Just received this latest update from Calum Laird over at Commando HQ. I can't stress enough just how thrilled I am with their current reprint policy. The reason being that at last they are reprinting a whole slew of titles from the early non PC years, where Huns were Huns, Nips were Nips, teeth were gritted, eyes bugged, everyone was back lit by what appears to have been exploding phosphorous and there was Mercy For None!
So here's some more of those early as well as new titles and some fabulous Ken Barr covers (some of his finest imo) and a sneak preview of some covers which slipped through the wire, including issue 94 Jump or Die with fantastic Barr cover and delicious interior art by Alfredo Sanchez Cortez.
Colours Of Courage
The proudest possessions of any regiment are its colours — the flags which it carries into battle. Its history is recorded on these colours, the victories it has won.
A regiment guards its colours fiercely. To have them captured by the enemy is a terrible thing. But when a man hands over the colours to save his own skin it is a disgrace that brave soldiers can hardly bear think about.
Introduction by Calum Laird, Commando Editor
If there are two things difficult to get right in a Commando they are French Resistance stories and ghosts. Resistance stories could easily be 63 pages of skulking about avoiding searching German soldiers and ghosts could easily look like normal characters drawn without enough ink.
Thanks to ace story-teller Cyril Walker, Colours Of Courage cracks along with plenty of action to break up the tension. And Arthur Fleming — an art teacher from Glasgow — manages to skilfully depict a glowing figure despite only having black ink and white paper to work with.
Wrapped in one of Ian Kennedy’s superbly drawn and laid-out covers it’s got all it needs for a cracking Commando.
Colours Of Courage, originally Commando No 1182 (December 1977), re-issued as No 2412 (October 1990)
Story: Cyril Walker
Art: Arthur Fleming
Cover Art: Ian Kennedy
Commando No 4448
The Four Scars
Corporal Bill Kirk felt the tiny life-raft rock lazily as the Jap struggled aboard. Both turned to look at the sinking Jap prison-ship they’d been on — Bill a prisoner, the Jap a guard. Then they turned back, to look at each other; and what that Jap read in Bill Kirk’s eyes made him start back in fear.
But there was no escape for him. With only the vast empty ocean and the sharks circling the raft for witnesses, they grappled in a fight to the finish.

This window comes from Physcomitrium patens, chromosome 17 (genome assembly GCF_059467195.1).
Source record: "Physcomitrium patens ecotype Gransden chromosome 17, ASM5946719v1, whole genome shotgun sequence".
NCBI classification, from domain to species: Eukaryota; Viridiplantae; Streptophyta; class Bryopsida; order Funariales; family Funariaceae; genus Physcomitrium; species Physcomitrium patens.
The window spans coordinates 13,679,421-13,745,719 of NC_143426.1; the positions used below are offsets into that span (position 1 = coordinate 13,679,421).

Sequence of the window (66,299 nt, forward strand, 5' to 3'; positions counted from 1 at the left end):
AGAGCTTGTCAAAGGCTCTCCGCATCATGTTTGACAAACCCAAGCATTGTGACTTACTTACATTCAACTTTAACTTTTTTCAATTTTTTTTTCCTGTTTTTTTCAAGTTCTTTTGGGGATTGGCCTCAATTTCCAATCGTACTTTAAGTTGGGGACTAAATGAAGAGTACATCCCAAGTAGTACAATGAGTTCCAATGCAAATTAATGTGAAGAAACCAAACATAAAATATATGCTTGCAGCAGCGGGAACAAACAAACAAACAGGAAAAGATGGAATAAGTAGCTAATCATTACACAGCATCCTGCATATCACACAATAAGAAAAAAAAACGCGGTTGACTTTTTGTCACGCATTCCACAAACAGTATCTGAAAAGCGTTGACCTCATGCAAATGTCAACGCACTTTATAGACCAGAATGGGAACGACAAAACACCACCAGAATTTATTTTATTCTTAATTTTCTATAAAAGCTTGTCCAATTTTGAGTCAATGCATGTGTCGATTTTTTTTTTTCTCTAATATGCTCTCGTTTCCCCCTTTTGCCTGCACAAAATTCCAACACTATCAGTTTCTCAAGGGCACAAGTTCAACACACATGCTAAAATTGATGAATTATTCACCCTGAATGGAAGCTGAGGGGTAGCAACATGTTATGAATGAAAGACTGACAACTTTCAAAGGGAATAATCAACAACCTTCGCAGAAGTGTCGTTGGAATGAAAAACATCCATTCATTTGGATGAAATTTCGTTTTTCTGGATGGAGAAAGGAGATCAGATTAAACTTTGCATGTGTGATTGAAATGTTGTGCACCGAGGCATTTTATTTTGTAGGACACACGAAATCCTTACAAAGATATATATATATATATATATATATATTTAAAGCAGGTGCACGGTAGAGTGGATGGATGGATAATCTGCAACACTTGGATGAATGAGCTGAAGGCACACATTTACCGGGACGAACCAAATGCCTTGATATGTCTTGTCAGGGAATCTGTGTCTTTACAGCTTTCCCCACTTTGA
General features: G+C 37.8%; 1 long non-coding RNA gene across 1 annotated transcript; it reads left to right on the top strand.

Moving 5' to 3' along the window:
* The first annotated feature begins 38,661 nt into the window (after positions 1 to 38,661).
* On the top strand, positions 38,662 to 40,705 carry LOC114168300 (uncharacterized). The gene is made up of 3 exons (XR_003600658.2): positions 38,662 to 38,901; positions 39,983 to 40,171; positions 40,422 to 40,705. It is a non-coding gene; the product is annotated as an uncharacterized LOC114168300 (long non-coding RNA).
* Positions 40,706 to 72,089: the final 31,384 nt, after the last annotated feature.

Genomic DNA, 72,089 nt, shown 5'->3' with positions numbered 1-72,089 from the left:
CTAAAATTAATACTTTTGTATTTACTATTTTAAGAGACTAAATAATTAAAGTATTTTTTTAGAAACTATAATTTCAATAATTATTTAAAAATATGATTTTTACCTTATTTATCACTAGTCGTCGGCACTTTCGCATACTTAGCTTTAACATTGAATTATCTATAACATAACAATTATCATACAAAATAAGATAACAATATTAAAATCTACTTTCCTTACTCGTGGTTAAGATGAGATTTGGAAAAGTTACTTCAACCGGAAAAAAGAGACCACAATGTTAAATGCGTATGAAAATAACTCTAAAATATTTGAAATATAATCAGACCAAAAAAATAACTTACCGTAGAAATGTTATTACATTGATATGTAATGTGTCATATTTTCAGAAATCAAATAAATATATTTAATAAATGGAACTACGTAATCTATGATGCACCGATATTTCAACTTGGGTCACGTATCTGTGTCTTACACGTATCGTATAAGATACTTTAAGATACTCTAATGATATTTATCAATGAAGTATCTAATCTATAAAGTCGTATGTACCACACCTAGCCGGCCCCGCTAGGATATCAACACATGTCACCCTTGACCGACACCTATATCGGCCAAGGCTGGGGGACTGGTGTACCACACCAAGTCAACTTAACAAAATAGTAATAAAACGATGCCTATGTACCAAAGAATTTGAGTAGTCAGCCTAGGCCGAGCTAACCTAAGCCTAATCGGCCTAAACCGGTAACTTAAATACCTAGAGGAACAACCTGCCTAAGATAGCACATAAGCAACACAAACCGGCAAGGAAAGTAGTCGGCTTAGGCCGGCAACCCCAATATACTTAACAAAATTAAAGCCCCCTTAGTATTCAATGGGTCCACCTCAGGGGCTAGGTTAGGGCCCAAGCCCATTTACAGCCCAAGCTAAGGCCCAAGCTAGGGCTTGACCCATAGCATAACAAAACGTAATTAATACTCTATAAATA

Introduction by Calum Laird, Commando Editor
I’ve mentioned before that I my childhood Commando issues at the back of the garage a few years ago. Some I had to look at again to refresh my memory, but not this one. I don’t know how many times I read and re-read this in the 60s but it must have been a lot because I had almost total recall.
Ken Barr’s cover with its ethereal hand hovering over the action, Victor de la Fuente’s action-packed, high-energy inside art and Eric Hebden’s crackerjack of a story with its startling twist were just what the doctor ordered in 1965…and are equally so today. I think so anyway and I hope you’ll agree.
As an aside, Ken Barr used a sheet of transparent plastic sheet with the outline of the hand painted on it to get that ghostly effect. I certainly didn’t know that in 1965.
The Four Scars, originally Commando No 185 (October 1965), re-issued as No 831 (April 1974)
Story: Eric Hebden
Art: Victor de la Fuente
Cover Art: Ken Barr
Days Of Danger
Simon Katz was a young German and a fervent anti-Nazi. A brilliant mathematician, he escaped Germany by the skin of his teeth and went to work as a code-breaker for the British.
Not long after, Sergeant Barney Taft also made an escape – from the bullet-strafed beaches of Dunkirk.
Though they were on the same side, when circumstances threw the pair together, they clashed bitterly. But could they manage to work together against a ruthless enemy? They would have to if they were to survive.
Story: Stephen Walsh
Cover Art: Nicholas Forder
Commando No 4450
The Nightmare War
Private Franz Bauer, a German Army engineer wounded during the invasion of France, was haunted by the deaths of his comrades in the same battle — wiped out by a mine. When he recovered he threw himself into his new job developing the remote-controlled Borgward IV demolition vehicle, hoping it might save other German lives.
His chance to save thousands of lives would come, but he would be working alongside an unlikely ally — someone who had nightmares every bit as bad as Franz’s.
Story: Mac MacDonald
Art: Keith Page
Cover Art: Keith Page
All images © DC Thomson 2011
1938 Dutch Sneeuwwitje Program
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